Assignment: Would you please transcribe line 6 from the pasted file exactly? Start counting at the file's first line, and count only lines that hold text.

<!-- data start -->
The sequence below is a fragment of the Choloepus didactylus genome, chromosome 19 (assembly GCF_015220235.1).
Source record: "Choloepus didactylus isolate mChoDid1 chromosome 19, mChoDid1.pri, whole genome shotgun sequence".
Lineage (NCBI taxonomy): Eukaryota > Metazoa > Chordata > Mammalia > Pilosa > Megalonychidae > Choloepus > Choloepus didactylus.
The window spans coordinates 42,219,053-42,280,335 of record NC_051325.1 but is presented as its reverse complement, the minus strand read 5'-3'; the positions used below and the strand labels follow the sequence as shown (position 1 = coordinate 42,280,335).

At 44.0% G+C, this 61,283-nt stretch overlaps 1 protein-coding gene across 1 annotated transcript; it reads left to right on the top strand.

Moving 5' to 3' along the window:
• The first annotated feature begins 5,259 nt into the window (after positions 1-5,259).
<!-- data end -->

Moving 5' to 3' along the window: